Keep plenty of fresh, cool water available at all times. Dehydration can quickly become dangerous, especially for pregnant dogs. Use bowls that can’t be tipped over and change the water frequently. You can also mix the water with low-sodium chicken broth to encourage drinking. Limit exercise and make sure she has a comfortable place to rest. Provide soothing pets and belly rubs. Monitor vomit frequency and watch for signs of blood, which warrant an immediate vet visit. With supportive care at home, vomiting should resolve within a day or two. Call your vet if it persists longer than that. [https://www.quora.com/What-happens-if-a-52-day-pregnant-dog-starts-vomiting-her-food]

a person providing a vomiting pregnant dog with hydration

During and After Labor

It’s common for dogs to vomit during the active stage of labor as contractions cause abdominal discomfort. This is normal. However, post-partum vomiting after whelping can be a sign of complications. Monitor your dog’s vomiting patterns closely.

If your dog vomits during labor, provide fresh water frequently and clean up messes promptly. Help make your dog comfortable by providing soft bedding. Offer ice chips to hydrate without upsetting your dog’s stomach. According to The Spruce Pets, some gentle abdominal massage can also ease discomfort.

Contact your veterinarian if vomiting persists for more than a few hours after delivery. Prolonged vomiting can lead to dehydration, electrolyte imbalances, and other issues. Get immediate veterinary help if vomit contains blood or has a strange color or odor. Your vet can provide medication to settle your dog’s stomach and advise on post-whelping care. With close monitoring and prompt treatment when needed, most dogs recover well from vomiting associated with labor.

Puppies Vomiting

It is common and normal for puppies to vomit occasionally, especially in the first few weeks after birth. Puppies have sensitive stomachs and are still building up immunities, so mild vomiting is often harmless. According to lemonade.com, puppies may vomit up food that isn’t agreeing with their stomachs as their digestive system develops.

Puppies also gag and vomit frequently as they explore their world. Chewing on inappropriate items, eating too quickly, motion sickness during travel, and other factors can trigger vomiting. According to Chewy, puppy vomiting after eating or drinking too quickly is very common and not normally a cause for concern.

However, it’s important to monitor vomiting puppies for signs of dehydration. If vomiting continues for more than 24 hours, the puppy seems lethargic or stops nursing, vomit contains blood, or other worrying symptoms arise, contact your veterinarian immediately.

With attentive care and monitoring, puppy vomiting usually resolves on its own. Provide small, frequent feedings of easily digestible food. Make sure the puppy stays hydrated by providing electrolytes if vomiting persists. Clean up vomit promptly to prevent re-ingestion. Call the vet if you have any concerns about the puppy’s health or hydration levels.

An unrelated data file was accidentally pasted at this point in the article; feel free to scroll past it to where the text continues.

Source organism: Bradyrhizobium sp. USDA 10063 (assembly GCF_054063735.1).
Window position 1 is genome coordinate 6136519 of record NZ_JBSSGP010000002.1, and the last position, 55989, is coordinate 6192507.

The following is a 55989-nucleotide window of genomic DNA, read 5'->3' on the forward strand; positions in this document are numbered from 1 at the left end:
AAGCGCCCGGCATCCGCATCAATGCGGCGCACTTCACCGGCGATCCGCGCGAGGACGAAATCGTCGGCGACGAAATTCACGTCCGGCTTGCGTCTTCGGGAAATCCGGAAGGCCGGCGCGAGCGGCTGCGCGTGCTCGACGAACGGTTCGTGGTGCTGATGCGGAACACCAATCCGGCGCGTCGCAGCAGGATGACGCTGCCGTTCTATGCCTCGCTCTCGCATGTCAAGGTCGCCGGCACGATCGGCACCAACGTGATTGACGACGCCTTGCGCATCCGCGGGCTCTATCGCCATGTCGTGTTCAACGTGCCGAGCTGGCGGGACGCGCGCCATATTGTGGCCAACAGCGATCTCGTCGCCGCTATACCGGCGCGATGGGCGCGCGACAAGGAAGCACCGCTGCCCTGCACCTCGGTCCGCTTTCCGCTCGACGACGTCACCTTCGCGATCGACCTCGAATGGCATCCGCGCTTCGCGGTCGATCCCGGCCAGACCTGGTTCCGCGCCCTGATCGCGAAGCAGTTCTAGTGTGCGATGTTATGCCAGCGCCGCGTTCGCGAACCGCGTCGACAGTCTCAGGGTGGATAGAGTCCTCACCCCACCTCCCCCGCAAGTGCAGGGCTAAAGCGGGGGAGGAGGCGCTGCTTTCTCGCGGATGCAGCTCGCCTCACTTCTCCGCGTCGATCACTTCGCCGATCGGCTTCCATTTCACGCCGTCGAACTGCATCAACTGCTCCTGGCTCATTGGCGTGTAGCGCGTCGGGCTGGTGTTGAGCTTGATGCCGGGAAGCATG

Postpartum Care

It is crucial to monitor both the mother dog and her puppies closely in the days and weeks after giving birth. Some key aspects of postpartum care include:

Monitor the mother dog’s health. Look for signs of infection in the mammary glands, discharge, vomiting, diarrhea, lack of appetite, lethargy or other concerning symptoms. Take the mother dog’s temperature daily for the first week after whelping. Contact the vet if it is over 102°F.

Monitor the puppies’ health. Make sure they are nursing, warm, and gaining weight. Watch for dehydration, vomiting, diarrhea or lethargy, which require veterinary attention. Weigh puppies daily to ensure weight gain.

Call the veterinarian promptly if you have any concerns about the health of the mother or puppies in the days and weeks after birth. It is much better to seek help early on than to wait until more serious problems develop.

With close monitoring and prompt veterinary care if needed, the mother dog and puppies have the best chance of recovering well after the birth.

When to Call the Vet

If your female dog experiences excessive vomiting before, during, or after giving birth, it’s important to contact your veterinarian. Frequent vomiting can lead to dehydration, electrolyte imbalances, and other complications that require prompt medical attention.

According to the AKC, you should call your vet immediately if the vomiting is recurrent, projectile, or your dog shows signs of being in pain or distress while throwing up. Puppies that vomit repeatedly should also be evaluated by a veterinarian right away.

text listing signs like projectile vomiting that warrant a veterinary visit

The American Animal Hospital Association recommends seeking veterinary care if your dog vomits more than two times in one day or if the vomiting persists beyond 24 hours. Vomiting that contains blood or has a strange color can also indicate a serious health issue requiring medical intervention.

Additionally, signs of illness in the mother dog or her puppies after birth are cause for concern. Lethargy, diarrhea, loss of appetite, fever, or other concerning symptoms in addition to vomiting warrant a prompt vet visit. It’s always better to be safe than sorry when it comes to your dog’s health after whelping.

Scroll to Top